« Reply #46 on: 06/25/08, 03:24 PM »

Good one, Stugie.  I first heard a variation of that allegory (told to me in the form of a joke) when discussing the issue of advertent exposure to alpine risks about a decade ago.  In my view, it and Lowell's Passing on Curves allegory, although different -- Lowell's addresses advertent exposure to risk, while Stugie's is more about fatalism -- are directly germane to the discussion that has emerged on this thread. 

Lowell is right on the mark when he responds to Sky's "everyone risks it all" comment by distinguishing objective and subjective hazards.  Is this a generational distinction?  Why do Euros appear more likely to take on advertent risks (though write about it with less bravado) than Americans?

Most of we old goats have often heard (and, when we were young, likely uttered) younger comrades' sentiments that the alpine experience is valuable only if one is teetering on the edge of death.  I now know that such notions are folly, that one may experience the grandeur, challenge and collegiality of the mountains while limiting (albeit not wholly eliminating) exposure to risks.  Alpine travelers will always encounter objective hazards, but I flatly eschew the notion that we must advertently expose ourselves to imminent death lest we cannot fully enjoy the alpine experience. 

Of course, a TR of the N face of Maude will invite more ooohs and aaahs than one of a stroll up Sahale Arm.  I hope we can all agree that the desire to say "hey, look at me" is a manfiestly bad reason to chose a route. 
« Last Edit: 06/25/08, 03:28 PM by Big Steve » Logged
hedonaut
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Re: June 22, 2008 Fortress Mountain, SW Face
« Reply #47 on: 06/25/08, 05:00 PM »

oh what the hell.  while we're offering opinions (and drivel), here's mine: in the original post, actions were reported, and then some (not fully contextual) sentiments were expressed that were parsed and churned through the specula-tron.  i appreciate the discussion, but some of these analogies are wandering FAR afield.  passing on curves is not in the same category as managing risks in ski mountaineering.  nor is war--maybe i just need to think harder.

re: immediately above, as jason already stated, he was reckless. 
by my reading (uh, i wasn't there, so am speculating w/ the best of you), sky and ryan were methodically ski-cutting (now who here hasn't done that?) and skiing point to point.  the mountains present challenges that you manage, and these guys were doing that.  the one person that did not manage learned a tough lesson.  death was a potential consequence and that was later pointed out in a life-affirming way (pardon the crystals).

bottom line, we all trade off whatever skills we have against our goals, loves, and attendant risks.  the risks make alpinism exciting, the mountains provide a place for us to practice/exercise this primeval side of ourselves.  by exercising judgement, we find reward from managing obj. and subj. risks (and added risk ambition presents); and sometimes we even learn to suppress/surpass the ego, turning back at the appropriate time.  if every objective-oriented trip has a 100% chance of success it wouldn't be as much fun--where's the challenge? (of course, casual outings aside)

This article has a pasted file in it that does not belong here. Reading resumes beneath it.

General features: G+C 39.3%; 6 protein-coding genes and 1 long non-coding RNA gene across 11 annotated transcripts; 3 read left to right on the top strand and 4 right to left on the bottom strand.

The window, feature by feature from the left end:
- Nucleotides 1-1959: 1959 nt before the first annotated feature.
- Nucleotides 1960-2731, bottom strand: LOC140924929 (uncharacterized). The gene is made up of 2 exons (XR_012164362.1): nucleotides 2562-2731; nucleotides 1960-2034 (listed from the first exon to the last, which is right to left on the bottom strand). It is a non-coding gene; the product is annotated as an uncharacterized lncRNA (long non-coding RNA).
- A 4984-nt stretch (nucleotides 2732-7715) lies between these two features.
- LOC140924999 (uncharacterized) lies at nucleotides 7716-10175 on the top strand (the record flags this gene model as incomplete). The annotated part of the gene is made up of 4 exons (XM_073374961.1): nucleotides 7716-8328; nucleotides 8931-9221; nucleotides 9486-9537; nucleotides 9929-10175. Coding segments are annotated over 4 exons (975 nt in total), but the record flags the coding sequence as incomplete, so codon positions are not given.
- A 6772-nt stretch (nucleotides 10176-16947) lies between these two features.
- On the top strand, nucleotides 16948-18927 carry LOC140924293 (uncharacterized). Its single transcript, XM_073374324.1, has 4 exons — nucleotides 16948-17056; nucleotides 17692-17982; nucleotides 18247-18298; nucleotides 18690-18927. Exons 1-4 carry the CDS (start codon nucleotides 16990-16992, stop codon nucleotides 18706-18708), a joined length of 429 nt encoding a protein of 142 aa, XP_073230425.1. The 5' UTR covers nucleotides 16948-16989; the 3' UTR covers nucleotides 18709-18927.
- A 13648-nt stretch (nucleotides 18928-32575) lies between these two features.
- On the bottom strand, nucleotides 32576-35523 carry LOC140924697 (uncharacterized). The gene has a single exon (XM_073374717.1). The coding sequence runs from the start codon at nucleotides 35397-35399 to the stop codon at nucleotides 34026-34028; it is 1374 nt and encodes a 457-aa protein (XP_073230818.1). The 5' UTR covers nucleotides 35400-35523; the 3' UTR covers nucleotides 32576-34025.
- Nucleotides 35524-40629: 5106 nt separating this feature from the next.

perhaps the most important lesson here isn't about who's willing to die for what, how much appetite different individuals have for diff. risks, etc., but this:

when things are (or get) sketchy, communication between partners needs to be rock solid.  the big flush might've been prevented if S and R's conservative strategy was discussed (it might have been?) from the top, and if J had consulted with R and S prior to his cowboy moment (or checked in with his rational self, as he takes pains to point out).  "fellas, how's the snow down there?"
that said, sometimes stuff just happens...and I'm glad you lived to learn, Jason.


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hedonaut
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Re: June 22, 2008 Fortress Mountain, SW Face
« Reply #48 on: 06/25/08, 05:19 PM »

looking up at alpentalcorey's reply #42, I see he already expressed some of my thoughts much better--that of the expressed sentiments taking on meaning specific to the audience...

should've read the abundant posts more closely--lots of thought-provoking stuff above, including the analogies, pardon my reaction.
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Jim Oker
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Re: June 22, 2008 Fortress Mountain, SW Face
« Reply #49 on: 06/25/08, 06:15 PM »

I feel that this is reckless.

At the risk of beating a dead horse, I don't think anyone but those who were there can know for sure either way whether Sky and Ryan were reckless or not, e.g. whether one ski cut at the top and avoiding a hard turn on the convexity was all that was indicated, or what. At least not w/o a lot more information than we have in this thread. Jason, however, was quite clear that he should not have turned off his brain to avy assessment before the fateful run.

It's also clear to me that Sky's quote has done a good job of pushing some buttons for some folks, in a way that appears to go well beyond his intended meaning.